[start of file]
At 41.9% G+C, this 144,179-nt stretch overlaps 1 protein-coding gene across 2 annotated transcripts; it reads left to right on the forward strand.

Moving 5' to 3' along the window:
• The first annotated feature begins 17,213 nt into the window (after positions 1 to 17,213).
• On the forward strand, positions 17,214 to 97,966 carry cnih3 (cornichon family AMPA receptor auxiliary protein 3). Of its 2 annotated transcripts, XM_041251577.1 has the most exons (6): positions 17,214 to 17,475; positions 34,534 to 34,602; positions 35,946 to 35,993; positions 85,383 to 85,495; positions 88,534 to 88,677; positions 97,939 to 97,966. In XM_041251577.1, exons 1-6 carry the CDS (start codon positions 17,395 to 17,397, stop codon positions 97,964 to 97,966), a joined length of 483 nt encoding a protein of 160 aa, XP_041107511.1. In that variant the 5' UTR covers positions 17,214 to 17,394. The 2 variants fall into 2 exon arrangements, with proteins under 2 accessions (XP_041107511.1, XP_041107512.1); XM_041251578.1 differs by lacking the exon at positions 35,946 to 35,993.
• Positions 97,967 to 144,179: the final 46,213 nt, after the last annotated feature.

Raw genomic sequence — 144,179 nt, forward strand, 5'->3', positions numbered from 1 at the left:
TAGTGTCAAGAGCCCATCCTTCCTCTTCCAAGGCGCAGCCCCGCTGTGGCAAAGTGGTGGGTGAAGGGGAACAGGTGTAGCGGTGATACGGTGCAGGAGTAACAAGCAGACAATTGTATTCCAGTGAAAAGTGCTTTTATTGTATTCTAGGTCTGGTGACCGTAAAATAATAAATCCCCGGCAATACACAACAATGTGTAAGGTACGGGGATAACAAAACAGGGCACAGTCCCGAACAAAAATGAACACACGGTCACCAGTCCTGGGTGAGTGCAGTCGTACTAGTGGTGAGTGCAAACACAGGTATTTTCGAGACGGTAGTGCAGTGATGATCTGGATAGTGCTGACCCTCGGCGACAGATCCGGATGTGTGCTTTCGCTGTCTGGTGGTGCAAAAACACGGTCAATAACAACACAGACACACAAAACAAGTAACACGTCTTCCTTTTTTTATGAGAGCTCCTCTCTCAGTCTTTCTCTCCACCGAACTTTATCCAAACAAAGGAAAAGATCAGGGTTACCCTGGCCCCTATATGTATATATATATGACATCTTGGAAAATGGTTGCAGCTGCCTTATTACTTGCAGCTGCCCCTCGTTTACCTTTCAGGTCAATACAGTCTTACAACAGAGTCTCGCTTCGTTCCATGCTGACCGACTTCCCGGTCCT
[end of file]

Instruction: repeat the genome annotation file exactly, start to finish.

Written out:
At 41.9% G+C, this 144,179-nt stretch overlaps 1 protein-coding gene across 2 annotated transcripts; it reads left to right on the forward strand.

Moving 5' to 3' along the window:
• The first annotated feature begins 17,213 nt into the window (after positions 1 to 17,213).
• On the forward strand, positions 17,214 to 97,966 carry cnih3 (cornichon family AMPA receptor auxiliary protein 3). Of its 2 annotated transcripts, XM_041251577.1 has the most exons (6): positions 17,214 to 17,475; positions 34,534 to 34,602; positions 35,946 to 35,993; positions 85,383 to 85,495; positions 88,534 to 88,677; positions 97,939 to 97,966. In XM_041251577.1, exons 1-6 carry the CDS (start codon positions 17,395 to 17,397, stop codon positions 97,964 to 97,966), a joined length of 483 nt encoding a protein of 160 aa, XP_041107511.1. In that variant the 5' UTR covers positions 17,214 to 17,394. The 2 variants fall into 2 exon arrangements, with proteins under 2 accessions (XP_041107511.1, XP_041107512.1); XM_041251578.1 differs by lacking the exon at positions 35,946 to 35,993.
• Positions 97,967 to 144,179: the final 46,213 nt, after the last annotated feature.

Raw genomic sequence — 144,179 nt, forward strand, 5'->3', positions numbered from 1 at the left:
TAGTGTCAAGAGCCCATCCTTCCTCTTCCAAGGCGCAGCCCCGCTGTGGCAAAGTGGTGGGTGAAGGGGAACAGGTGTAGCGGTGATACGGTGCAGGAGTAACAAGCAGACAATTGTATTCCAGTGAAAAGTGCTTTTATTGTATTCTAGGTCTGGTGACCGTAAAATAATAAATCCCCGGCAATACACAACAATGTGTAAGGTACGGGGATAACAAAACAGGGCACAGTCCCGAACAAAAATGAACACACGGTCACCAGTCCTGGGTGAGTGCAGTCGTACTAGTGGTGAGTGCAAACACAGGTATTTTCGAGACGGTAGTGCAGTGATGATCTGGATAGTGCTGACCCTCGGCGACAGATCCGGATGTGTGCTTTCGCTGTCTGGTGGTGCAAAAACACGGTCAATAACAACACAGACACACAAAACAAGTAACACGTCTTCCTTTTTTTATGAGAGCTCCTCTCTCAGTCTTTCTCTCCACCGAACTTTATCCAAACAAAGGAAAAGATCAGGGTTACCCTGGCCCCTATATGTATATATATATGACATCTTGGAAAATGGTTGCAGCTGCCTTATTACTTGCAGCTGCCCCTCGTTTACCTTTCAGGTCAATACAGTCTTACAACAGAGTCTCGCTTCGTTCCATGCTGACCGACTTCCCGGTCCT